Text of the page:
Dec 06
dog looking sad and unwell

Paralysis Tick Safety Tips for Pets

Paralysis ticks (scientific name: Ixodes holocyclus) are largely found along the east coast of Australia from North Queensland to Victoria. They love warm, humid weather so up north they are a problem all year around, and in NSW they tend to peak in Spring and Summer.

When this tick bites and feeds on your cat or dog, they inject their toxin at the same time. The ticks’ toxin affects nerve function, and without prompt attention, can result in fatality.

Signs seen with tick paralysis
It can take up to or more than 5 days for symptoms to be seen after the tick has attached, and can cause the any of following:

  1. A change in their bark or meow
  2. Loss of appetite
  3. Vomiting / Gagging
  4. Lethargy
  5. Weakness progressing to paralysis, often starting in the back legs moving to all four
  6. Difficulty breathing

If your pet is showing any of these signs it’s essential to have them checked out by your local Veterinarian immediately as early intervention gives best chance of full recovery.

Prevention is best
The best thing we can do for our pets is to avoid tick paralysis all together.  Make sure they are on a preventative medication and triple check to make sure it includes paralysis ticks!

Give the preventative as prescribed (see the box instructions) – don’t let it lapse, even a week late is a week your pet will not be protected from tick paralysis! If your unsure if your pet is up to date – they probably are not.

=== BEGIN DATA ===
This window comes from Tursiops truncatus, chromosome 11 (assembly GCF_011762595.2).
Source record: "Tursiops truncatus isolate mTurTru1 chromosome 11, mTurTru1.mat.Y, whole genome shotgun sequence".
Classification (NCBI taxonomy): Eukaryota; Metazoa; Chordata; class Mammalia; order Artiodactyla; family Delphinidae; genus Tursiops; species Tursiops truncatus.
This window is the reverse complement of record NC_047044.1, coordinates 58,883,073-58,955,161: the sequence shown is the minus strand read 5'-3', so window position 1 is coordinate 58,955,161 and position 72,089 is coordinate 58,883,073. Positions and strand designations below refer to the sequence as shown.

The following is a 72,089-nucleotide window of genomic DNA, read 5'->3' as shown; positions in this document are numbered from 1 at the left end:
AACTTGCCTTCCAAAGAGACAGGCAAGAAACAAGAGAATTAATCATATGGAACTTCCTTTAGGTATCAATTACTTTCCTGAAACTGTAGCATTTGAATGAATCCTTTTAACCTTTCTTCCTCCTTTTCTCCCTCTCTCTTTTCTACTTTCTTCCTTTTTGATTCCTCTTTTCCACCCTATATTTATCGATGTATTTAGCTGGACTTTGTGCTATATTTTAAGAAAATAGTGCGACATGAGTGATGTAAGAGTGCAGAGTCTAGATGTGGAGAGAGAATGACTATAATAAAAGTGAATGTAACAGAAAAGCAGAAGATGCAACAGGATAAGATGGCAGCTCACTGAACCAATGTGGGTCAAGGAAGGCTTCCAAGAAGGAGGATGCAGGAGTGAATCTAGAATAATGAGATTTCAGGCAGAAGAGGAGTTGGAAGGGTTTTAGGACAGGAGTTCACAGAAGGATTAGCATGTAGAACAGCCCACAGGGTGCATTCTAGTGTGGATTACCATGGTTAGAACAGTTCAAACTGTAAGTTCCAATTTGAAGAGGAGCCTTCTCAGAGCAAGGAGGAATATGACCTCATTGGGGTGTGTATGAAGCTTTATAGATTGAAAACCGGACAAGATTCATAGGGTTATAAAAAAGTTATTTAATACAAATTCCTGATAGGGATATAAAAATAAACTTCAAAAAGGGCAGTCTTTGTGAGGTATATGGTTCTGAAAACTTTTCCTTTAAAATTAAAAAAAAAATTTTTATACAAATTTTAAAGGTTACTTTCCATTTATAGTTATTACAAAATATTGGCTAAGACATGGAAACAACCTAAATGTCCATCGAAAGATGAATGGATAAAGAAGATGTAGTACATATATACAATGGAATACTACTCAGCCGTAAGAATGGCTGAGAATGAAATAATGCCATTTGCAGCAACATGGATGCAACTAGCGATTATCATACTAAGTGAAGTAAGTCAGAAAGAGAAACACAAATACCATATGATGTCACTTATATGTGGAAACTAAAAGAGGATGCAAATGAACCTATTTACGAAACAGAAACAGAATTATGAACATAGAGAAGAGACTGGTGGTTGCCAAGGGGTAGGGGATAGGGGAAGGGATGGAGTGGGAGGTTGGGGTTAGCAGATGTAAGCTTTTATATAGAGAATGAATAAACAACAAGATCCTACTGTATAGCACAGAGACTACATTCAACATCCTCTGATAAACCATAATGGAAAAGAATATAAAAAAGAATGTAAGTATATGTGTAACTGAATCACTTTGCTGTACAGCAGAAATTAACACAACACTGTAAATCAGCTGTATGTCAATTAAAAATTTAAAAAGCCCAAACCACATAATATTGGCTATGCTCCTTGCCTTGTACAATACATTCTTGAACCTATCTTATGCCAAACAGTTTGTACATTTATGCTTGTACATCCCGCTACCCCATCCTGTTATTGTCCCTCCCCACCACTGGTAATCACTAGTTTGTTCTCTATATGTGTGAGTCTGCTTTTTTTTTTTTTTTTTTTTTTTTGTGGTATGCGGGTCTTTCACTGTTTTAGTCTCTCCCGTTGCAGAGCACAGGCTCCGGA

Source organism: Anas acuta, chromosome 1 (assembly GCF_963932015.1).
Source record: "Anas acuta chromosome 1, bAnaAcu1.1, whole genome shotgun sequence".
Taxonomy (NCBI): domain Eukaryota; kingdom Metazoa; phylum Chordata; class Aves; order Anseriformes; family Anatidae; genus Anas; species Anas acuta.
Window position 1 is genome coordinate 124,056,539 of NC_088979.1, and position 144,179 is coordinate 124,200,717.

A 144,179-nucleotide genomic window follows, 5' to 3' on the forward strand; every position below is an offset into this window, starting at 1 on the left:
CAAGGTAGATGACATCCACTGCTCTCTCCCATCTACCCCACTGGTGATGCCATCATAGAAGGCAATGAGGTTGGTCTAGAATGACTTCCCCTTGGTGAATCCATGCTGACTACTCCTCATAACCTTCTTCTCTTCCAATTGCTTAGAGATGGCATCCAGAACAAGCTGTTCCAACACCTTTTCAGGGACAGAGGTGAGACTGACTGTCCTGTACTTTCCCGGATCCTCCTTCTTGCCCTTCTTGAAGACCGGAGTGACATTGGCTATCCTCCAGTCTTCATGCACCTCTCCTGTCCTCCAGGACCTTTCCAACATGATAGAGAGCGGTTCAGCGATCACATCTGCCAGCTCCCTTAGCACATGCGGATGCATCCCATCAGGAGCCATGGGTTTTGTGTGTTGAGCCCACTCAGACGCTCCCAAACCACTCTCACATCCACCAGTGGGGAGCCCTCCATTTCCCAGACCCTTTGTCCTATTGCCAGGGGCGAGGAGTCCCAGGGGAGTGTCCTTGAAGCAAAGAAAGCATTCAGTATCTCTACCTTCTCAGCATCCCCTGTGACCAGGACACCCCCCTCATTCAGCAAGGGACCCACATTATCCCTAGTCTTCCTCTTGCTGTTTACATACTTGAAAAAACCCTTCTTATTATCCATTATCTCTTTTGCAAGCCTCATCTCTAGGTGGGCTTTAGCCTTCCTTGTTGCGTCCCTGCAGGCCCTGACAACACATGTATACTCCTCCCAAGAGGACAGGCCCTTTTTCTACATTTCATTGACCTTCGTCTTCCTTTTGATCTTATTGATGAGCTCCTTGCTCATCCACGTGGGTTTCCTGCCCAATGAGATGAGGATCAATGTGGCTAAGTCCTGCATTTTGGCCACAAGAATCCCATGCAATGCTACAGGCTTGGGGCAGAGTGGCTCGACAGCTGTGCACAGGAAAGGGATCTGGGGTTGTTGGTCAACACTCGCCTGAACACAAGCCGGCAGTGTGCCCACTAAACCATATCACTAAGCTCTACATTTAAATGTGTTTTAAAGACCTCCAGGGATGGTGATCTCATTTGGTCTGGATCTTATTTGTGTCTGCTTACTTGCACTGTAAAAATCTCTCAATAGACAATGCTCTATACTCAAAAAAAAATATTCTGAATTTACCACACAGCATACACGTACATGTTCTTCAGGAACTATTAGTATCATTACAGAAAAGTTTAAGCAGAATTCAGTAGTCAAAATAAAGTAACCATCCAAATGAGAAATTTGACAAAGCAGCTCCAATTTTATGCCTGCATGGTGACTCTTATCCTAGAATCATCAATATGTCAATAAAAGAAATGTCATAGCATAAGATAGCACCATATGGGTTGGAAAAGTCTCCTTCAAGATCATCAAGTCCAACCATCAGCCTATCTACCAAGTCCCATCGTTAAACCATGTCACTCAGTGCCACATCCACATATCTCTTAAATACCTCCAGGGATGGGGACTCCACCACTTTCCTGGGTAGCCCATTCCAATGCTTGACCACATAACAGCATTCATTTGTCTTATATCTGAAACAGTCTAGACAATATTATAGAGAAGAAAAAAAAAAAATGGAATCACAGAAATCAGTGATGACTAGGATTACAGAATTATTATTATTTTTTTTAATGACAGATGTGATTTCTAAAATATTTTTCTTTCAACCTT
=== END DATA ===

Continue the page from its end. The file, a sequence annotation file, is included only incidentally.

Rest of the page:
Vet note: Remember you cannot use dog tick products on your cat as they can cause a fatal reaction.

Keep your besties safe

  • Provide your pet with an appropriate preventative
  • Ensure preventatives are taken when due
  • Set a calendar reminder so that it’s never forgotten
  • Check your pet DAILY for ticks – don’t rely on preventatives alone
  • Keep your grass short

Vet note: 5 minute daily tick search. Use your finger tips to comb through your pet’s coat feeling for a lump on the skin. From the tip of their nose to their tail, and everywhere in between! Most ticks are found from the shoulders forward (ear and lip folds as well), but they can be anywhere and are also often found on the paws.

Found a tick?
If you find a tick it must be removed as quickly as possible – if you are near a Vet – head straight there and have the experts remove it.

If you are not close to a Vet you may need to remove it at home. Use a tick removal tool. They allow you to easily lever and twist the tick off your pet’s skin so that the tick’s legs and head are all removed and nothing is left behind to cause an allergic reaction or pass more toxin to your pet.

If you don’t have a tool you can use tweezers or even your finger nails underneath the attached tick as close to the skin of your pet as possible. Do be careful not to squeeze the body of the tick, as this could cause increased risk of an allergic reaction, or risk more poison to be passed to your pet. This method may not remove all parts of the tick that are burrowed into the skin, but at least no more poison is being released.

Place the tick in a container and head to the clinic for your local Veterinarian to identify.

About The Author

Claire is a QLD graduate with 19 years experience as a neighbourhood Veterinarian in Australia and the UK. Animal lover and the founder of VetChat, born from a passion to help pet carers everywhere access trusted advice earlier, for healthier, happier pets. Grateful to be carer to her beautiful Red-dog.